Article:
Council Approves ‘Cap Park’ for 134 Freeway

Posted by on Mar 28th, 2013 and filed under News. You can follow any responses to this entry through the RSS 2.0. You can leave a response or trackback to this entry


Residents of South Glendale have long complained over the area’s lack of open public spaces. Glendale City Council on Tuesday took a step to rectifying this problem, approving a proposal for a 28-acre park that would cover sections of the 134 Freeway.

According to a city report on the project, dubbed “Space 134,” northern and central sections of the city average 3.35 to 6.67 acres of parkland per 1,000 residents. In South Glendale that ratio drops to .017 to .64 per 1,000.

“The freeway [cap park] would help resolve the inequity in park space,” the report stated.

The report laid out the proposal for the project that would be unfurled in three stages, a process that will be estimated to take about 20 years to reach completion.

“We have to be realistic here,” said Councilmember Dave Weaver. “This isn’t going to happen very quickly. This is a good report.”

Space 134, which would sprawl across Glendale and Central avenues, would serve as a community hub for area residents. Included in the project would be mass transit stops, exercise equipment, hiking trails, and charging stations for electric vehicles, as well as park land.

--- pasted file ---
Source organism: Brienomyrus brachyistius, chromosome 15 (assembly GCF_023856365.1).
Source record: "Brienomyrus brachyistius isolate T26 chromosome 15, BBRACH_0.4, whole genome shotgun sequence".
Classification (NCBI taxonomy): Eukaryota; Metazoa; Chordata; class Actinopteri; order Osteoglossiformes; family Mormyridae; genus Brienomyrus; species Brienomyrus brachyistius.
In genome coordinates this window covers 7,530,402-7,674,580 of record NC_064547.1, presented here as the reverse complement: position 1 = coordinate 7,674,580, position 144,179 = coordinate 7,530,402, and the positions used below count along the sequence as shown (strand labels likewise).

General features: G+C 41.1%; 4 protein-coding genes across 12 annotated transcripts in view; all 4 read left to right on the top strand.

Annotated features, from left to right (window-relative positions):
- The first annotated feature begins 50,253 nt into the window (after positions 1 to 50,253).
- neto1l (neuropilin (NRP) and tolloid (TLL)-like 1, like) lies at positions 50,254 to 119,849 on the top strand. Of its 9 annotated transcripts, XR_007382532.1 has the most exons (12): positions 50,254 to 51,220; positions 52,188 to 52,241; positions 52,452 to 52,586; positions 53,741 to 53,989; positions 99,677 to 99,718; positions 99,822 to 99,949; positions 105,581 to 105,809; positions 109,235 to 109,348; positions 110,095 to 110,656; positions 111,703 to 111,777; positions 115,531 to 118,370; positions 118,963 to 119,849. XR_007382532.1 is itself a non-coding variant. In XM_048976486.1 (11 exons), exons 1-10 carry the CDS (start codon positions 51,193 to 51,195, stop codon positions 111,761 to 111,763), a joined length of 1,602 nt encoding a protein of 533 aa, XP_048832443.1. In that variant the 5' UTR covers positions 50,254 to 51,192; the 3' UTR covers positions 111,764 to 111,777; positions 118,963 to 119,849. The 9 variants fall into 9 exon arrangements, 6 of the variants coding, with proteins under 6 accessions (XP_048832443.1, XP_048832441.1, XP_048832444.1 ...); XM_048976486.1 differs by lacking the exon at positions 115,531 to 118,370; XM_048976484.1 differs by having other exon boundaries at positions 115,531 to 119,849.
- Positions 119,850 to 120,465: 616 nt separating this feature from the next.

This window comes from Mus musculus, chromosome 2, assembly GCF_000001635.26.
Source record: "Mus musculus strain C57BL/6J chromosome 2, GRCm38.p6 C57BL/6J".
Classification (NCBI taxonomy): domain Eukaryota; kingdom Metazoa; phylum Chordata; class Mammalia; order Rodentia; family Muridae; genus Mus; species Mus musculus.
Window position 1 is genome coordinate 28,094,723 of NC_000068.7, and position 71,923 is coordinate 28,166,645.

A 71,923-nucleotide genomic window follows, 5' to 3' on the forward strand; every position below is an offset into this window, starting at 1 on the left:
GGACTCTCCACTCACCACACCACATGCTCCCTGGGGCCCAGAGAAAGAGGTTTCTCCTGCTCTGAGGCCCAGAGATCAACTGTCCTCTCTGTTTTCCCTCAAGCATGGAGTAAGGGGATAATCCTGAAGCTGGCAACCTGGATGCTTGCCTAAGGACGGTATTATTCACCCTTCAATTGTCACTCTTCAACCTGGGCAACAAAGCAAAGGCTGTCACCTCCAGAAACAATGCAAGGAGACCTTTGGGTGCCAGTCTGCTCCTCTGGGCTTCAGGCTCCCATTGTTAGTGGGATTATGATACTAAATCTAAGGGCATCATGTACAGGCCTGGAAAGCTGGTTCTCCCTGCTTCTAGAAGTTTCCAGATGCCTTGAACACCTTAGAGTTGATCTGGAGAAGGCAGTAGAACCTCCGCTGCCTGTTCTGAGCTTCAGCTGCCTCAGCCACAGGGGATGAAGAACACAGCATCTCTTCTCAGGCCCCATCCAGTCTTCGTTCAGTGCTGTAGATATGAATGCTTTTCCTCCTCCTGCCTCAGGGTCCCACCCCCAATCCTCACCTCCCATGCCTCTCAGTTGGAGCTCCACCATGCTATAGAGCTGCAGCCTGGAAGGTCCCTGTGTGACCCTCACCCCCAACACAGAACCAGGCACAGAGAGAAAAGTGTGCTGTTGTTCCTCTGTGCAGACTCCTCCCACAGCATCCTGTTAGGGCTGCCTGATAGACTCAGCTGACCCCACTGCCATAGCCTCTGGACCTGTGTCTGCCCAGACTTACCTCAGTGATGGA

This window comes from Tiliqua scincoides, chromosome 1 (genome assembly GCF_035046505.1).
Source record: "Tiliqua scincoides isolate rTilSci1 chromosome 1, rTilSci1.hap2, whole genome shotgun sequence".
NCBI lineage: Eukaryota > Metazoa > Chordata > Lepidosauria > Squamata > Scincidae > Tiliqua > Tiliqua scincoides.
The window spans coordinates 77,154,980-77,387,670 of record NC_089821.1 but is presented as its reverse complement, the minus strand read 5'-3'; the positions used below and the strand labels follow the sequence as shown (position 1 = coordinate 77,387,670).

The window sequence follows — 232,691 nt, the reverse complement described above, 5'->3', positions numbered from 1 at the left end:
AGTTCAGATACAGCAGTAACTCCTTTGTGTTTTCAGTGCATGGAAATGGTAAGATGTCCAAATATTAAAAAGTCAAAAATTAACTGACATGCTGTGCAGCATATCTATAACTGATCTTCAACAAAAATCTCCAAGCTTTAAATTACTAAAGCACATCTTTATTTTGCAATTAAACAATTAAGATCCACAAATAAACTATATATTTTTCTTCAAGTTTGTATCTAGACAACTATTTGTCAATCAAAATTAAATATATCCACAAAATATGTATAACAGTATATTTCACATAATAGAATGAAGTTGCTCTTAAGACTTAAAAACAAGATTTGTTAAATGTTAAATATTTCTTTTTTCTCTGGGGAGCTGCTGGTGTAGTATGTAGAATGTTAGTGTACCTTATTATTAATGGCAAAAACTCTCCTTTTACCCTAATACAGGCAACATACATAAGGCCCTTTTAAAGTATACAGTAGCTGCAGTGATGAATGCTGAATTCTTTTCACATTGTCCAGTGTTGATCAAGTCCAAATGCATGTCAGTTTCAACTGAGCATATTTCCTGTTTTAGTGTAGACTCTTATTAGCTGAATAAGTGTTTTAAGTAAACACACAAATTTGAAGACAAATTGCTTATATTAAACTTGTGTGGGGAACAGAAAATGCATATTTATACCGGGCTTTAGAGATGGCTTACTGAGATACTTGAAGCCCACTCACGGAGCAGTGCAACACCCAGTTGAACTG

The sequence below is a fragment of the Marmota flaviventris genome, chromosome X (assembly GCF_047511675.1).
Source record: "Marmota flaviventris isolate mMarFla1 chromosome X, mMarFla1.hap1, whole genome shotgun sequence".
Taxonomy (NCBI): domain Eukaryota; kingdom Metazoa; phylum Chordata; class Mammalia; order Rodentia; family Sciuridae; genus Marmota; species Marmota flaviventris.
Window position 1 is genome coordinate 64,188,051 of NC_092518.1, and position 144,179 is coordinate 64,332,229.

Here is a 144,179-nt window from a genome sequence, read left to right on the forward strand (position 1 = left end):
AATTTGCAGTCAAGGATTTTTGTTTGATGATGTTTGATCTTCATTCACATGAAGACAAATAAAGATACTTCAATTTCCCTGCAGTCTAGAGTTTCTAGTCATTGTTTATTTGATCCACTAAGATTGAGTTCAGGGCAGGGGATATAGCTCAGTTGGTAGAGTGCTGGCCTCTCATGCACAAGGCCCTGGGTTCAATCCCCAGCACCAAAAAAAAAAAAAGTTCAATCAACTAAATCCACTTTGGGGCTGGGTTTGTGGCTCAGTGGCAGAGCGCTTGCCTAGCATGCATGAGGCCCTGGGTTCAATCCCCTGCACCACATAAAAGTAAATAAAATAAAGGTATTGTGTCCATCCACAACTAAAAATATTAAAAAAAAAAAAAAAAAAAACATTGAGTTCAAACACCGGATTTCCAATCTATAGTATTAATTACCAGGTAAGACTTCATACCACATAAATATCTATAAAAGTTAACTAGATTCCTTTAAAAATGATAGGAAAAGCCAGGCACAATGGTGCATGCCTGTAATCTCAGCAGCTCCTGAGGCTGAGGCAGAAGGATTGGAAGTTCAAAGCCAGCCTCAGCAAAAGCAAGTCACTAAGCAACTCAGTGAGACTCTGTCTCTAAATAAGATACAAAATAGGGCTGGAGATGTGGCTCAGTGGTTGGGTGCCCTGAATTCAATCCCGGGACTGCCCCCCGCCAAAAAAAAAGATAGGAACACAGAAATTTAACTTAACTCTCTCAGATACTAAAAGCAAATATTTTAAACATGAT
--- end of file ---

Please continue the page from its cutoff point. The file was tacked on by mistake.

The project will be designed with the cooperation of the Meléndrez urban design firm of Los Angeles.

Similarly designed parks already exist elsewhere in Southern California. A local example can be found in La Cañada Flintridge’s Memorial Park. A portion of that park, which is approximately 1½ acre, stretches over the 210 Freeway.

“We’re a big city and we’re a great city,” said Councilmember Laura Friedman. “There’s no reason we can’t have an amenity like this. We love the idea.”

The initial funding for the project was provided by the Southern California Association of Government’s “Compass Blueprint Grant Program.” Those grants are used for projects that create public spaces that invite walking as well as promoting interconnectedness of these communities through mass transit.

Though an initial grant to move the project forward has been made, the project’s future hinges on obtaining more funds to complete Space 134.

“There’s $280 million in Measure R funds that are available for our region,” said Councilmember Ara Najarian. “I’m not saying that that’s where we’ll spend those funds, but there is money out there. In general, I do support this idea.”

“I think that this will happen in my lifetime,” said Mayor Frank Quintero about the project’s completion. “I think it is feasible. Certainly worth pursuing without question because it adds a lot to the city. It certainly will be a park that will provide a lot of open space and commercial opportunities.”

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